I am especially interested in the optimized support structure (slide 3) which shows a dramatically reduced amount of support structure material being used. This is can be very significant for certain applications. Not only will this save money (less material used), but will also allow for a much faster cleanup of parts (saves time). In addition to this, certain designs have very delicate features. By creating a minum amount of material to remove on these delicate features, part breakage and damage can also be reduced.
Although I listed it last, the ASTM standards effort to determine the mechanical properties of materials made with AM processes just might end up being the most important of these. There's continuing debate in the industry about the strength and durability of materials made by layering, and a metric for discussing and assessing them is a good start.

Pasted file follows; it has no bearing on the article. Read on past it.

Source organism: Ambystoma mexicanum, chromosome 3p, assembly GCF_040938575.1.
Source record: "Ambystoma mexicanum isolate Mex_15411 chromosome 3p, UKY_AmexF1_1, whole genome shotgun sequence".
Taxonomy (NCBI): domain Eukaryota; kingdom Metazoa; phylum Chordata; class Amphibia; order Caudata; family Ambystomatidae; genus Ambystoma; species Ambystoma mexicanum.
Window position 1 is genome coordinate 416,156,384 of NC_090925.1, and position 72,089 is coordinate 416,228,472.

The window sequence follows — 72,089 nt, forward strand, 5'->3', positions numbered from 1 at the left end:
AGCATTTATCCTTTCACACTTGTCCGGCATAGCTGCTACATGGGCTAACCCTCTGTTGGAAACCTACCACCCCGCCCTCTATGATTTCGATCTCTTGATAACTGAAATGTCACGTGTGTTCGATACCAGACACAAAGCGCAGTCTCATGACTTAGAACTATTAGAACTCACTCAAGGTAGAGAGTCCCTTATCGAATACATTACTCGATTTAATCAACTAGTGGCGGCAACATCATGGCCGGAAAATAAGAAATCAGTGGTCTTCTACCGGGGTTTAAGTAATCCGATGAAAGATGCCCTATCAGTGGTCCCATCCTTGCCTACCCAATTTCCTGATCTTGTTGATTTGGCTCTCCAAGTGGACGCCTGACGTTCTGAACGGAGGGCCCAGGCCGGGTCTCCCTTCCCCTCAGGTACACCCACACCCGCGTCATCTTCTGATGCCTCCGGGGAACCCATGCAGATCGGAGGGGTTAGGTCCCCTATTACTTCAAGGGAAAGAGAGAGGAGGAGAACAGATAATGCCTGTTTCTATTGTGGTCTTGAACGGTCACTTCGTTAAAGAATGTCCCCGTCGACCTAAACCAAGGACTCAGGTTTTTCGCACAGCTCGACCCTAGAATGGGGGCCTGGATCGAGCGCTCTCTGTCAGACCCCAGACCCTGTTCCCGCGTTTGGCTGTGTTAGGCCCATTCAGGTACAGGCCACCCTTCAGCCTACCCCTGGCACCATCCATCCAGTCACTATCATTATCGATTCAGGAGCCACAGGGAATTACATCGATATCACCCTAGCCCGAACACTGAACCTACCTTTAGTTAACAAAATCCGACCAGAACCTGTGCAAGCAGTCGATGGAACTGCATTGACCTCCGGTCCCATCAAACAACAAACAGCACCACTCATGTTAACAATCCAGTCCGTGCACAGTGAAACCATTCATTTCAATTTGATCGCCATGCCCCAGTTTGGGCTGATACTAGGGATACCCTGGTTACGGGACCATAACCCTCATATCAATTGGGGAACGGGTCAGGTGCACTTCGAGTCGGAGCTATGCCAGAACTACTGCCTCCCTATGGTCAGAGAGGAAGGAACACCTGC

Some cars are more reliable than others, but even the vehicles at the bottom of this year’s Consumer Reports reliability survey are vastly better than those of 20 years ago in the key areas of powertrain and hardware, experts said this week.
Many of the materials in this slideshow are resins or elastomers, plus reinforced materials, styrenics, and PLA masterbatches. Applications range from automotive and aerospace to industrial, consumer electronics and wearables, consumer goods, medical and healthcare, as well as sporting goods, and materials for protecting food and beverages.
While many larger companies are still reluctant to rely on wireless networks to transmit important information in industrial settings, there is an increasing acceptance rate of the newer, more robust wireless options that are now available.
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